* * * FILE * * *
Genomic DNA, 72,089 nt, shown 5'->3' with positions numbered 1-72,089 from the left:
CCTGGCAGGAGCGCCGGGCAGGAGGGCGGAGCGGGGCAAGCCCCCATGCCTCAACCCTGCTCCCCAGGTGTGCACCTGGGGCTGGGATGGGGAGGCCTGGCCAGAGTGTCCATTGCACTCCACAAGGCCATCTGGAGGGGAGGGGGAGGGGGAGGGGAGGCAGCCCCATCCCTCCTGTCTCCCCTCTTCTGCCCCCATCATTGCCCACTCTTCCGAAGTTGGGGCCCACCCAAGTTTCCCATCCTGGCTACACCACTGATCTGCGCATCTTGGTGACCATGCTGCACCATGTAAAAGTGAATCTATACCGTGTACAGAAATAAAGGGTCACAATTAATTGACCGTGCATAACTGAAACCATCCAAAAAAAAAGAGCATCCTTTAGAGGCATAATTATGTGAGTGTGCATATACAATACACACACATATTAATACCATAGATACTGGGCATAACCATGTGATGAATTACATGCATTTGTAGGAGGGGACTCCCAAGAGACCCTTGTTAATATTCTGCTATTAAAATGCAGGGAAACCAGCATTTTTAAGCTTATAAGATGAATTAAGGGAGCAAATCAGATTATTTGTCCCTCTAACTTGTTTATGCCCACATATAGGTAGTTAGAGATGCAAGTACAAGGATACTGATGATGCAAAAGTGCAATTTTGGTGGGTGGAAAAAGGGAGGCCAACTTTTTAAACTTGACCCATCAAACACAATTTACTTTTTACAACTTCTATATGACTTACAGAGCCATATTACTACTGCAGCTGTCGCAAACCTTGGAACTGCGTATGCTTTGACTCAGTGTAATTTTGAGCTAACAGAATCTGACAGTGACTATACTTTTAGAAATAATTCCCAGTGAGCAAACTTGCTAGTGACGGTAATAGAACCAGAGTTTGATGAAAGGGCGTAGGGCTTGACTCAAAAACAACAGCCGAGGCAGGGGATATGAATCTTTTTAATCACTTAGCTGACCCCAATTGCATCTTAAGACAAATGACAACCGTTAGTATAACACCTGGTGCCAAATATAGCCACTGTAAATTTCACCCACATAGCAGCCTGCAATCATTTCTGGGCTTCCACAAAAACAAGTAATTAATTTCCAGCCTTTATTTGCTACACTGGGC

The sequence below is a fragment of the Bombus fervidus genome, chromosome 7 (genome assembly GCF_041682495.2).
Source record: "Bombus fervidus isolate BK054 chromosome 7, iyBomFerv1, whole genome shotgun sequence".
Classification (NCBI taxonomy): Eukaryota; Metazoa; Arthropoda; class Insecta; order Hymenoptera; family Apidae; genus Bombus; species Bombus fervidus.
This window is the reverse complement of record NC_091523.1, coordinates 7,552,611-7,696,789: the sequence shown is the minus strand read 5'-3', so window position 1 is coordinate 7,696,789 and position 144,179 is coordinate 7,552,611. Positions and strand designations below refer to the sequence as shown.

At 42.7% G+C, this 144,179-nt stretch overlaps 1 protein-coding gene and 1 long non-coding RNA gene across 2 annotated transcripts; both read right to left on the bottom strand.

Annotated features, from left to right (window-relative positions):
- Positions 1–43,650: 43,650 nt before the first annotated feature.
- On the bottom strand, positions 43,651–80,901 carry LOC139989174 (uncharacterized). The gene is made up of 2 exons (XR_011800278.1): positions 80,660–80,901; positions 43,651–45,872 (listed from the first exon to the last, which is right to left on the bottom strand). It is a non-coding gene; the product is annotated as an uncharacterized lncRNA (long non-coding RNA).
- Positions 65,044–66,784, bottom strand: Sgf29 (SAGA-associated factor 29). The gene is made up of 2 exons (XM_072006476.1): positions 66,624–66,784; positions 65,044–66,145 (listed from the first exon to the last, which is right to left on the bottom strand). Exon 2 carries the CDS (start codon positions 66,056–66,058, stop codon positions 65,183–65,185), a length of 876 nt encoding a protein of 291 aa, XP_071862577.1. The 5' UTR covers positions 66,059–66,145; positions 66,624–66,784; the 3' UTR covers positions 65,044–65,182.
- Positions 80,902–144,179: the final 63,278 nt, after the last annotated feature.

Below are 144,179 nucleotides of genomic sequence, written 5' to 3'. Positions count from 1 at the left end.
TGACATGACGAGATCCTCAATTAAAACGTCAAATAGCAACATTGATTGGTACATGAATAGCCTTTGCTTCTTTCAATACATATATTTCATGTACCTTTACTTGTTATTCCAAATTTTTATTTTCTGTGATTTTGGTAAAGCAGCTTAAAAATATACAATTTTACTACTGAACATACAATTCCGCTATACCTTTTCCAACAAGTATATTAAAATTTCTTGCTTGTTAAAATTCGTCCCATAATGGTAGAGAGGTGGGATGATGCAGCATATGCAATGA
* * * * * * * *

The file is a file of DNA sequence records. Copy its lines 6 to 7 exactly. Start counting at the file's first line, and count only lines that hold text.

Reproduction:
This window is the reverse complement of record NC_091523.1, coordinates 7,552,611-7,696,789: the sequence shown is the minus strand read 5'-3', so window position 1 is coordinate 7,696,789 and position 144,179 is coordinate 7,552,611. Positions and strand designations below refer to the sequence as shown.

At 42.7% G+C, this 144,179-nt stretch overlaps 1 protein-coding gene and 1 long non-coding RNA gene across 2 annotated transcripts; both read right to left on the bottom strand.